In the next few weeks, many people will be heading off to visit relatives and friends for the holidays. This year, as you gather together with loved ones, pay attention to how they're really doing. Ask them a few questions, and take the time to really listen to their answers.
This serves two purposes. One: You're giving the gift of your time and attention. I don't know about you, but in my busy world, time is short and I'm often in a hurry. I'm sure this comes across even when I'm trying to be attentive and loving. Setting aside time to sit down together honors other people; it conveys that they are important.
The second purpose of this, especially if you have older parents or siblings, is to make sure that your loved ones really are doing well. According to the Alzheimer's Association, Alzheimer's Disease strikes one out of eight adults over the age of 65 and almost half of those over age 85 in the United States. There are also approximately 200,000 younger adults who struggle with early onset Alzheimer's. So, depending on what age your loved ones are, being vigilant is an appropriate and caring response to those statistics.
Now, that doesn't mean that the first memory slip-up or forgotten word should sound the alarm; occasional lapses in these areas are normal, especially as we age. More telling may be how your family member is functioning in her daily routines. Gaps in those areas that are newer should trigger some concern.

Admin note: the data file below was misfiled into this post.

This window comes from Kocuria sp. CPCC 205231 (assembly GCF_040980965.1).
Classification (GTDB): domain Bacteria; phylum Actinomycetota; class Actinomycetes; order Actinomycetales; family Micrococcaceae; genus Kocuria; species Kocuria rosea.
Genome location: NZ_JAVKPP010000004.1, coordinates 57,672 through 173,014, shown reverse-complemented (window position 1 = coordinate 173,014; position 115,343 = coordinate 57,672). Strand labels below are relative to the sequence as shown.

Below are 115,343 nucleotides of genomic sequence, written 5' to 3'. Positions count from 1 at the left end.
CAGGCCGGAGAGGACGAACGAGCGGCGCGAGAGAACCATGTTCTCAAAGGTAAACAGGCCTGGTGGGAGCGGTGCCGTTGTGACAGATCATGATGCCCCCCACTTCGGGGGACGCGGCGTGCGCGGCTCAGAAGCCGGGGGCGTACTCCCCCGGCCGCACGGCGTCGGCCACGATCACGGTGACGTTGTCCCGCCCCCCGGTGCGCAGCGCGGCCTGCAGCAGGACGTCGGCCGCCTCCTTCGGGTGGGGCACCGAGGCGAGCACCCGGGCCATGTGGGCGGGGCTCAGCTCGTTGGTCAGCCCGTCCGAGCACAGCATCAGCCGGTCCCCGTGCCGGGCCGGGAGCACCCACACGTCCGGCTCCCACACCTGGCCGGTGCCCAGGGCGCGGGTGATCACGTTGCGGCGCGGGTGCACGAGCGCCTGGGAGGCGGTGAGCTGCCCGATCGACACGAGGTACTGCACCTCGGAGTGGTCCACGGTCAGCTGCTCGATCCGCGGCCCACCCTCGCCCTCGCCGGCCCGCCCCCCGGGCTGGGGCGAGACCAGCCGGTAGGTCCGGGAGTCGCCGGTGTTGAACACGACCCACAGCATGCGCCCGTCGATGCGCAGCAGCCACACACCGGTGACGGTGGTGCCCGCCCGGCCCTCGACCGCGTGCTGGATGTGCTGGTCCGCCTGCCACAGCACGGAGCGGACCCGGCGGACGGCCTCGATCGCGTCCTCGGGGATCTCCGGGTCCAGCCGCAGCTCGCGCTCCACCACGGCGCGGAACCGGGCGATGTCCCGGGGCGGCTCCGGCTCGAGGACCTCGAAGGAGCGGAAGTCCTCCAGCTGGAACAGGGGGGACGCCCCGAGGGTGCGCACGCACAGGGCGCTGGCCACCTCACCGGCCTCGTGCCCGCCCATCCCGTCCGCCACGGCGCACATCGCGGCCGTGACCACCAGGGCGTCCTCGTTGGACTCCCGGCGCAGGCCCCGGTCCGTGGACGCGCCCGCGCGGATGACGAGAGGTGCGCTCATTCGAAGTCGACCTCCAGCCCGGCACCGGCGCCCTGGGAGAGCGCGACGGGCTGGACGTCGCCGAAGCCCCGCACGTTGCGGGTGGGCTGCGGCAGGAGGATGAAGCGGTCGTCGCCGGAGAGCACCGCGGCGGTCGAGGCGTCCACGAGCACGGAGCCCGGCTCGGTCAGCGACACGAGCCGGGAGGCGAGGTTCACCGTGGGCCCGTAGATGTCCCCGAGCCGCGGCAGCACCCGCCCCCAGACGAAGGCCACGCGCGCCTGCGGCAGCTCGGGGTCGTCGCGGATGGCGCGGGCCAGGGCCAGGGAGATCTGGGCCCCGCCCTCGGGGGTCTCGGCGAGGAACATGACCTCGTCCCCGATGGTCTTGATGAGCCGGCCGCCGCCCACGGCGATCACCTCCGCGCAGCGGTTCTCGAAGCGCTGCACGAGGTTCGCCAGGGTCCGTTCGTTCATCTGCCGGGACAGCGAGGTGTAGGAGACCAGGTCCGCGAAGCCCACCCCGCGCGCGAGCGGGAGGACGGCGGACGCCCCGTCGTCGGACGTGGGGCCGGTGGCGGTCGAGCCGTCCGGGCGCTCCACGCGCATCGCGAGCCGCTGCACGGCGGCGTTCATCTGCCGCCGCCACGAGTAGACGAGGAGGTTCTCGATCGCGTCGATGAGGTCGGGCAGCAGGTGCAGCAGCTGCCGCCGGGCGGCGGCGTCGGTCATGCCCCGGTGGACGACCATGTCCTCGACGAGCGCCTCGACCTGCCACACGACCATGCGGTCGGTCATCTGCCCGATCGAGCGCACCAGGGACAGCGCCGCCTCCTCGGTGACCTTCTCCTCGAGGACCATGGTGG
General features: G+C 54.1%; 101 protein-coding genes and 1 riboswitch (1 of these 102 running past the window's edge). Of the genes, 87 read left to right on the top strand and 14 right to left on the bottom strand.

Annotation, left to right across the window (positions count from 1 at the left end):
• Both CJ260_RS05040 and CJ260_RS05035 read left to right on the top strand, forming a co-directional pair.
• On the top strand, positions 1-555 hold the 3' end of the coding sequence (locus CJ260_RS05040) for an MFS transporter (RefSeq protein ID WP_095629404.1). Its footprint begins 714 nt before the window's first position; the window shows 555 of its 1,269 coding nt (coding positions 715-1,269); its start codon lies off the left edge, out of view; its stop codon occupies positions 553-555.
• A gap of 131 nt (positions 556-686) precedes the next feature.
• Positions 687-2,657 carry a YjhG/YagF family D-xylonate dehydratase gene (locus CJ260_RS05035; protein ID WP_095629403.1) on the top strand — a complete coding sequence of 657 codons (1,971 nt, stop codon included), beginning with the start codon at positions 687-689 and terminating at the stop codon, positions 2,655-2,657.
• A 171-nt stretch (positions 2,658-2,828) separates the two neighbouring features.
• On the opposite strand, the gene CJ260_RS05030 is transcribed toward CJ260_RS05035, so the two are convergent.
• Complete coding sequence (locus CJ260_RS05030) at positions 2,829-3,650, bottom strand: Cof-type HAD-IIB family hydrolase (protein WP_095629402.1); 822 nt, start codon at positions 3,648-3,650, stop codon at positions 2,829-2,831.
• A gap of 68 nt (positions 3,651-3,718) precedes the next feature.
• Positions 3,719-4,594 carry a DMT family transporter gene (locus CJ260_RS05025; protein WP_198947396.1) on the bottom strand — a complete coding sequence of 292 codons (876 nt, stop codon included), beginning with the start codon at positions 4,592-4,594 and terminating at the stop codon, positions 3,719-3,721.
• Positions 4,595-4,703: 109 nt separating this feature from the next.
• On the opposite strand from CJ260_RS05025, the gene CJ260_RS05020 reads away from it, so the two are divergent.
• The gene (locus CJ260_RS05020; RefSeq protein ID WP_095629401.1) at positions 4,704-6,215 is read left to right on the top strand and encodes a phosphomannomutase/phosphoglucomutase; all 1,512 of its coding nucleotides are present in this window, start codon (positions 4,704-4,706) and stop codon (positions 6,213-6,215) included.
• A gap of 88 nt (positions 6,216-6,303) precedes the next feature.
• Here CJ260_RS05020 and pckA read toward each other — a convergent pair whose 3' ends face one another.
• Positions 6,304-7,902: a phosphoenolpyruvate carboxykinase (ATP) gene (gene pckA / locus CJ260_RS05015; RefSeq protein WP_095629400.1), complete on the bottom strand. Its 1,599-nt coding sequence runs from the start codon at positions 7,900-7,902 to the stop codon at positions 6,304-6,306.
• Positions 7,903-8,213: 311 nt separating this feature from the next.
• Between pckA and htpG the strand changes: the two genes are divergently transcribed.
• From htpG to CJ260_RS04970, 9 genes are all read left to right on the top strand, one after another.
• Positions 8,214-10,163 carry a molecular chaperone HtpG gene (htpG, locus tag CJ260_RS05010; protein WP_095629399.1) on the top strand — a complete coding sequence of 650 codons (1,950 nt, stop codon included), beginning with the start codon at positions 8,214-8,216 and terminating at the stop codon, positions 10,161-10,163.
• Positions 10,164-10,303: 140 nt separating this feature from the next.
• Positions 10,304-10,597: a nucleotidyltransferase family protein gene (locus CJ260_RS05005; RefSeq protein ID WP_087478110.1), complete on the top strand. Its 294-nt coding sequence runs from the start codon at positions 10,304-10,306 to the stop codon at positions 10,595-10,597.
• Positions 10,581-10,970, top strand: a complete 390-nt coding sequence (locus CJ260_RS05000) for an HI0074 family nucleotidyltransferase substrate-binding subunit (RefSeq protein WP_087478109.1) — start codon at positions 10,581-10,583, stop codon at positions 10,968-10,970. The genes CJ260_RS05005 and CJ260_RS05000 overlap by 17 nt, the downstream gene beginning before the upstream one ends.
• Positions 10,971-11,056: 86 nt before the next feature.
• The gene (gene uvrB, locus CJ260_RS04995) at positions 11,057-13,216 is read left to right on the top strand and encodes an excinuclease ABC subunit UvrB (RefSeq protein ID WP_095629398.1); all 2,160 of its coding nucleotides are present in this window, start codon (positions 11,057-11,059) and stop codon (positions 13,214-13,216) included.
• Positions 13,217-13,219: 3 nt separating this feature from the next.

9 Tips for Spotting Dementia at Family Gatherings: Pay Attention to These Subtle Signs - This article shares several practical examples of cognitive and behavior changes you might see if your loved one is struggling with symptoms of early stage dementia.
It's also important to distinguish between signs of delirium (a treatable, reversible confusion) and dementia, so I've outlined several differences between the two here: What's the Difference Between Delirium and Dementia? I've also listed some specific ways to identify delirium in someone who already has dementia.
Feel free to comment below if you have further thoughts or questions about your loved one's symptoms.